aamc.org does not support this web browser.
  • Washington Highlights

    Senate HELP Committee Holds Hearing on Primary Care Cliff

    Matthew Shick, Sr. Director, Gov't Relations & Regulatory Affairs
    Brett Roude, Legislative Analyst

    The Senate Health, Education, Labor, and Pensions (HELP) Committee Jan. 29 held a hearing titled, “Access to Care: Health Centers and Providers in Underserved Communities.” The hearing focused on the Sept. 30 expiration of mandatory funding for Community Health Centers (CHC), Teaching Health Centers (THC), National Health Service Corps (NHSC), and Indian Education programs, commonly referred to as the “primary care cliff.”

    In their opening statements, Chairman Lamar Alexander (R-Tenn.) and Ranking Member Patty Murray (D-Wash.) discussed bipartisan legislation they introduced that would extend funding for CHC, THC, NHSC, and Special Diabetes Programs for five years at their current funding levels (S.192). Chairman Alexander noted the hearing was to “hear about how the community health centers program is working and how to ensure 27 million Americans can continue to have access to quality health care closer to their homes and at a more affordable cost.” Ranking Member Murray emphasized how the funding extension would “give health centers greater confidence they can recruit the professionals they need, and medical students, residents, and others greater confidence in their decision to work in an underserved community.”

    During her testimony, Medical Director of Family Medicine at Unity Health Care Andrea Anderson, MD, FAAFP, discussed how the NHSC Scholarship Program is “only able to fund 10% of current applications” and “less than half of NHSC Loan Repayment Program applicants.” To fully fund all NHSC applicants, Anderson recommended a systematic doubling of the current funding for the NHSC while also endorsing S. 192, as well as the Community Health Investment, Modernization, and Excellence Act of 2019 (S. 106, CHIME Act), introduced by Sens. Roy Blunt (R-Mo.) and Debbie Stabenow (D-Mich.), which would reauthorize the NHSC for five years with a $15 million increase for the program each year.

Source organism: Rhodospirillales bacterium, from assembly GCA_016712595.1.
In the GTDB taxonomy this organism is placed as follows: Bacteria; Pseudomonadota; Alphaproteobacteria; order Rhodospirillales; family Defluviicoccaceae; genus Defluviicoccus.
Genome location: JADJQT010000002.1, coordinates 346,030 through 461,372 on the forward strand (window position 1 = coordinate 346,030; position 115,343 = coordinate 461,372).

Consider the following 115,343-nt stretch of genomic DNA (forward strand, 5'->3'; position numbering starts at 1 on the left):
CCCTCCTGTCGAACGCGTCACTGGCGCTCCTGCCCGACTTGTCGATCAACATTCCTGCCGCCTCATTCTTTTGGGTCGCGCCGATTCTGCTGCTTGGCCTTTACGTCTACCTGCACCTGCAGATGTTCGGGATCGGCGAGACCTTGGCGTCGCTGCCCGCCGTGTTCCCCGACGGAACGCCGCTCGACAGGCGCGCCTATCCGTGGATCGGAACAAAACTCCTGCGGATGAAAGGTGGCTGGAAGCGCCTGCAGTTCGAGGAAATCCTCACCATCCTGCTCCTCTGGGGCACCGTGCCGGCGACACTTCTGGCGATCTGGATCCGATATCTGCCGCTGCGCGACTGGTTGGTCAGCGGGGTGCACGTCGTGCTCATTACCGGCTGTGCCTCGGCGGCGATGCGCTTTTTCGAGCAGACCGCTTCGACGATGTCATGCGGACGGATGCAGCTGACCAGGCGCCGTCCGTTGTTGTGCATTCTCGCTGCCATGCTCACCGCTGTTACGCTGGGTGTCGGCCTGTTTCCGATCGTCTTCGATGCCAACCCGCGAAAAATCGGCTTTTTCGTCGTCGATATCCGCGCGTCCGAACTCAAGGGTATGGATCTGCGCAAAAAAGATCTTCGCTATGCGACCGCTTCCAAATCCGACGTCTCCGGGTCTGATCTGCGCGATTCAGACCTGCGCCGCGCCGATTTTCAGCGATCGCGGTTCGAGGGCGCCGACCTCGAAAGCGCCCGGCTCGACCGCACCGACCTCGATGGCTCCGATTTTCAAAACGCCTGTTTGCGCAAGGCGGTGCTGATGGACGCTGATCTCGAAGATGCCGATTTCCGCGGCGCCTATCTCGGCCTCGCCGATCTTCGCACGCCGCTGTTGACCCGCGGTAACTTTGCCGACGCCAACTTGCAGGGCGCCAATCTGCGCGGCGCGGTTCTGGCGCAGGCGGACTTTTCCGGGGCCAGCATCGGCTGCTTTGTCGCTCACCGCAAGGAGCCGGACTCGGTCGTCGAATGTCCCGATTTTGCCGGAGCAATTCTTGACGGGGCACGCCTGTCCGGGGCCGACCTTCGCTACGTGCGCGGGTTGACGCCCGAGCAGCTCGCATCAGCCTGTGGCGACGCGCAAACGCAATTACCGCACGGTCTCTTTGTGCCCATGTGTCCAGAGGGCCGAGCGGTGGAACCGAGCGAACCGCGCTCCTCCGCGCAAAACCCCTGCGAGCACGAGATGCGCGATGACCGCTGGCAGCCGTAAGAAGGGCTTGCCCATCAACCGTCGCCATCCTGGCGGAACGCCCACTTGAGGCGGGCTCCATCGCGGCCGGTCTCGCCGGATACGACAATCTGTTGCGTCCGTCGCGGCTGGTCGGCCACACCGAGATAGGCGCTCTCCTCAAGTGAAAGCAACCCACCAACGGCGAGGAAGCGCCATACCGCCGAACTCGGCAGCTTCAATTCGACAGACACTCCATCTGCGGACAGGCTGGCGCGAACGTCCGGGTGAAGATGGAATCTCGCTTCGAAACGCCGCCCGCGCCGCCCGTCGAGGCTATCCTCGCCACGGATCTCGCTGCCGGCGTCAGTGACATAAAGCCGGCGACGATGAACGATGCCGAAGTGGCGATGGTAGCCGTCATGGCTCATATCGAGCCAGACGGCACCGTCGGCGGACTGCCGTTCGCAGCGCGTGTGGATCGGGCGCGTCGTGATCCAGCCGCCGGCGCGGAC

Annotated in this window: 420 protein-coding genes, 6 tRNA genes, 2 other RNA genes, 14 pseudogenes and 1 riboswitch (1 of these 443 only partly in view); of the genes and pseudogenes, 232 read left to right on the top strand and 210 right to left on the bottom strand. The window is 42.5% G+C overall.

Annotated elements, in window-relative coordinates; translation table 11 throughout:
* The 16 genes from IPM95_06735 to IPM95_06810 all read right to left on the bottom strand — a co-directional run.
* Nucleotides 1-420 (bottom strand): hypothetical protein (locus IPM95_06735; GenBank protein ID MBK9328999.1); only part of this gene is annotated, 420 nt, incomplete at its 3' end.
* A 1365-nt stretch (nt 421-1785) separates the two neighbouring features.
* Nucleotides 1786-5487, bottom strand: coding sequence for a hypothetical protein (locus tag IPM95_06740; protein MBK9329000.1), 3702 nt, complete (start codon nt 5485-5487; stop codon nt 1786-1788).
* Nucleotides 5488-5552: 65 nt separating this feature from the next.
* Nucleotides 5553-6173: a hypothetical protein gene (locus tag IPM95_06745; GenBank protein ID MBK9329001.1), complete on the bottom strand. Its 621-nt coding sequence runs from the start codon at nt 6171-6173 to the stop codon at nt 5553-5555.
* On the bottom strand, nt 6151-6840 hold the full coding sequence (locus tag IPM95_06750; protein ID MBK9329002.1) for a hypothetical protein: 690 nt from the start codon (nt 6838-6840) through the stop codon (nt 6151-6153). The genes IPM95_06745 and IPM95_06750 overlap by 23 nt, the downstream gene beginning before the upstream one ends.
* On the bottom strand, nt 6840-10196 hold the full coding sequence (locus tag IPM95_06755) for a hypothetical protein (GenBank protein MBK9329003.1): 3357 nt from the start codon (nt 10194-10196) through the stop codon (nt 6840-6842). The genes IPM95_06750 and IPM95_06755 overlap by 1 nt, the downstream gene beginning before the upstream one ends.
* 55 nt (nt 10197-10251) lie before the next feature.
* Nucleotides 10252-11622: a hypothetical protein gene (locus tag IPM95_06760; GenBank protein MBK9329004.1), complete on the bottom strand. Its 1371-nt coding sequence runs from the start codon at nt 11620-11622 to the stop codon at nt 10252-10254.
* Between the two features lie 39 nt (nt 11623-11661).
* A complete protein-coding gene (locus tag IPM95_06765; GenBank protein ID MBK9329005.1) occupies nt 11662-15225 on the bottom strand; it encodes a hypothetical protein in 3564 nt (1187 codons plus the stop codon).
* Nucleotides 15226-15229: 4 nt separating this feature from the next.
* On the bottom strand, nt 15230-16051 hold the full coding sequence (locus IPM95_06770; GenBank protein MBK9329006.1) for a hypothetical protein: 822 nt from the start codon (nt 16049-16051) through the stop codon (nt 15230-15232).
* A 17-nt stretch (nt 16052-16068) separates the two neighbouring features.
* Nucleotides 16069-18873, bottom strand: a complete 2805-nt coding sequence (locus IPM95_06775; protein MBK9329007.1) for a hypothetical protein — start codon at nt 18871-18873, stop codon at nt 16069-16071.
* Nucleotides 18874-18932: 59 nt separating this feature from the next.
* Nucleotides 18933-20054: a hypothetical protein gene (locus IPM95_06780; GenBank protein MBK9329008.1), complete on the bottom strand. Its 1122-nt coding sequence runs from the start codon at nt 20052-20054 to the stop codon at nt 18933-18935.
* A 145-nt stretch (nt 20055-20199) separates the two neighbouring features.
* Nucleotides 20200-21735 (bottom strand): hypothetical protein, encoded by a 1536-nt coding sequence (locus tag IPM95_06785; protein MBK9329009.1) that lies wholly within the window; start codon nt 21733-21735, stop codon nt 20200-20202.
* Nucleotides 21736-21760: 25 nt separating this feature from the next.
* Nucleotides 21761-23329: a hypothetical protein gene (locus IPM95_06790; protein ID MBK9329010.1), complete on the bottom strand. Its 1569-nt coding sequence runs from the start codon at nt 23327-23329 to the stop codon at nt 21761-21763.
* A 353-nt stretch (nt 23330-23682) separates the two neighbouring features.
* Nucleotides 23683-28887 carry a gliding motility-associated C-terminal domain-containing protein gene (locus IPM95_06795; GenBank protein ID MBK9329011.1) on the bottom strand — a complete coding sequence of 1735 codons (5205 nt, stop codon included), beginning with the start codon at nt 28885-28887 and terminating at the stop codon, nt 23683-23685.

CEO of the Cherokee Health System Dennis Freeman, PhD, and HealthPoint CEO Thomas Trumpeter, spoke about the importance of funding increases for Behavioral Health Workforce Education and Training program to fight the opioid epidemic in their communities, when asked by Sen. Maggie Hassan (D-N.H.). In his testimony, Freeman also noted, “A couple of small but visionary federal programs, the Graduate Psychology Education program and the Area Health Education Center’s program, are leading the team-based training agenda and provide support for training of health professionals in settings serving underserved populations.”

    The HELP Committee will Feb. 5 host an additional hearing focused on primary care, titled “How Primary Care Affects Health Care Costs and Outcomes.”